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6 Ways You Could Be Accidentally Ruining Your Work Out

You could be sabotaging your progress without even realising it.

If you’ve managed to get yourself back into a regular pattern of going to the gym after weeks of indulgence and self-ruin over Christmas, you should pat yourself on the back. It’s not easy to get back in the swing of things.

But because we all know how difficult it can be to get yourself back into an exercise regime, you want to know you’re doing anything and everything you can to maximise the benefit you’re getting out of it. Did you know, for example, there are some behaviours – not even all directly related to the gym – that could actually be sabotaging your workout? Things like the following:

1 Not getting enough sleep

Sleep might not feel like an important part of your work out, but news flash: it is. ‘The time between the sheets and the mattress is where your body changes the most,’ notes Leo Medley, Head Coach at David Lloyd Clubs. ‘There are two main forms of sleep, Rapid Eye Movement (REM) sleep and non-REM sleep (non-Rapid Eye Movement sleep). REM sleep is a lighter form of sleep which occurs as you are ‘falling’ asleep and prior to you waking up, and normally can account for around 1-2 hours of your sleep per night.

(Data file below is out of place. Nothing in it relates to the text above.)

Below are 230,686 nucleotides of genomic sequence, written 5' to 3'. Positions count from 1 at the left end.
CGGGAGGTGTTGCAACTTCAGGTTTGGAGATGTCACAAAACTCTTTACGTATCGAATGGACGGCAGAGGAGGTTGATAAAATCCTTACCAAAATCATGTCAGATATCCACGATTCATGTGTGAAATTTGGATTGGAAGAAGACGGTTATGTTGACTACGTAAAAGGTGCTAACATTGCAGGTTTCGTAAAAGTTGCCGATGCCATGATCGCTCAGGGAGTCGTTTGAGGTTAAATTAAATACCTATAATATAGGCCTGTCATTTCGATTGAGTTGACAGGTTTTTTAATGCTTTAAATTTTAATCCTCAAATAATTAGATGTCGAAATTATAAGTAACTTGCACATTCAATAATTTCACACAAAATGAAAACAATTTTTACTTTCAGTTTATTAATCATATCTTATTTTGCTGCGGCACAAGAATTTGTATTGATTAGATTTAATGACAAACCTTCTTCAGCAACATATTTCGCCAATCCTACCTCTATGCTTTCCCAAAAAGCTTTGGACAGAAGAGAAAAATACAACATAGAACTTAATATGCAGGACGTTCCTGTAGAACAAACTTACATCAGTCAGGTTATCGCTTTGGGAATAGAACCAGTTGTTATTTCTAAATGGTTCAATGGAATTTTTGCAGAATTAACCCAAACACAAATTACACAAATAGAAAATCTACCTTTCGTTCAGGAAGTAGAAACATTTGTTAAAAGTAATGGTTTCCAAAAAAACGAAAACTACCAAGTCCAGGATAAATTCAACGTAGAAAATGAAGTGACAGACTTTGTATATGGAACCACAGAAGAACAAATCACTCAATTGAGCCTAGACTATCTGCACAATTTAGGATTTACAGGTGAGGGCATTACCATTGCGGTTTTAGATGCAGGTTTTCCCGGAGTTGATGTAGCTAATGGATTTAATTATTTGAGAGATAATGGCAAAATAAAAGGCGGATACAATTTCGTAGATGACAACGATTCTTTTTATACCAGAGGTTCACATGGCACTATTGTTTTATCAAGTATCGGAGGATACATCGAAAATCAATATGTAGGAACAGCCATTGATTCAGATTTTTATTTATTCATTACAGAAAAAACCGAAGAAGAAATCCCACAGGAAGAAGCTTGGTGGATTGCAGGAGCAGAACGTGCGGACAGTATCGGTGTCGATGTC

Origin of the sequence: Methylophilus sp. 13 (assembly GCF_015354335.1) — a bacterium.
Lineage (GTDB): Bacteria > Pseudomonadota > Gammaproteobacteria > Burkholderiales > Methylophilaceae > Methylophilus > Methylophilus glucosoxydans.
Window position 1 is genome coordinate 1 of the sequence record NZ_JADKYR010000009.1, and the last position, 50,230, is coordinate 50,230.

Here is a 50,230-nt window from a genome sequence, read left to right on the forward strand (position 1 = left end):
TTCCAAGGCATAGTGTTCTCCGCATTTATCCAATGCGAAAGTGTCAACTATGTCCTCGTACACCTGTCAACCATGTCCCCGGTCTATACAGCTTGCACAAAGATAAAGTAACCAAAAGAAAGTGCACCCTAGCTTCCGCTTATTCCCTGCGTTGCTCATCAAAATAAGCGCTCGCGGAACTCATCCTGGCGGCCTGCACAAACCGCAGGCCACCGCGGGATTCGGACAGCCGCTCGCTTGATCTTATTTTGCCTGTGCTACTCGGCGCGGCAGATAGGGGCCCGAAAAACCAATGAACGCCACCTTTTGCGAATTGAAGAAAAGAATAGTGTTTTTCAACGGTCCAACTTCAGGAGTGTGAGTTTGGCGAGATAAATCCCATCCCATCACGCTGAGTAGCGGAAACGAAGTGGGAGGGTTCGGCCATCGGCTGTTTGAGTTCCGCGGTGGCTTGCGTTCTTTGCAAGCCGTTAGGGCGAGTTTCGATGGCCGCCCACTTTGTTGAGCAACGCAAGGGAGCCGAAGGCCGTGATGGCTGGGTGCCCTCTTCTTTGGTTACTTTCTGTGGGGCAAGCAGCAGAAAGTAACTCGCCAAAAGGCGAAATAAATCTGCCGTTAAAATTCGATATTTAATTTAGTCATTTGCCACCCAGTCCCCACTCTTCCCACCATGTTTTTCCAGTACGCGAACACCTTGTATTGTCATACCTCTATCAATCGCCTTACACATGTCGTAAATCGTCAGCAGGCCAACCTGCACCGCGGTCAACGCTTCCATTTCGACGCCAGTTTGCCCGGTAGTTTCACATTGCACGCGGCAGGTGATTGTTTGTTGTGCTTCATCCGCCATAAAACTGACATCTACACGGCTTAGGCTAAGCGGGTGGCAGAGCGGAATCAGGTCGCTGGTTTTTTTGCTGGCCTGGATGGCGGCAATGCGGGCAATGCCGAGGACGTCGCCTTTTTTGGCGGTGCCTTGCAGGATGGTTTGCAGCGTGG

Non-REM sleep is a deeper sleep where the blood flow doesn’t need to move to the brain as much due to reduced activity, and instead moves towards the muscles,’ he continues. ‘Blood provides the muscles with the necessary nutrients and oxygen to recover from exercise. In addition, growth hormones are secreted during these deeper sleeps which allows accelerated repair and growth of muscle tissue.’ So if you’re not getting enough deep sleep after your gym session, you won’t be providing your muscles with enough time to repair, putting yourself on the back foot for the following days. ‘At least eight hours of sleep per night will help you achieve your goals and will also helps to regulate your metabolism,’ says Leo.

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2 Not drinking enough water

You naturally become thirstier while actively exercising, but drinking more water is a practice you should continue outside of the gym, too. ‘The body is made up of lots of cells. In order to function optimally these cells need water, both inside of them (intracellular) and outside of them (extracellular),’ explains Leo. ‘When the body is lacking water, it becomes dehydrated. Most people determine dehydration by their levels of thirst, but at the point where you feel thirsty, the body is already dehydrated. Dehydration negatively affects your mood, concentration, memory, skin condition and basic motor skills and also effects your body’s ability to burn fat efficiently.

‘In addition to keeping the cells hydrated, it is important to drink water for other reasons. Blood is the body’s very own transport system and relies heavily upon normal levels of hydration to function, a consequence of dehydration is that blood becomes thick, and viscous – therefore reducing its ability to transport as effectively,’ the expert adds. In short, the message is to drink water consistently throughout the day – ideally a minimum of 2.5 litres – and the water in tea, coffee or squash doesn’t count.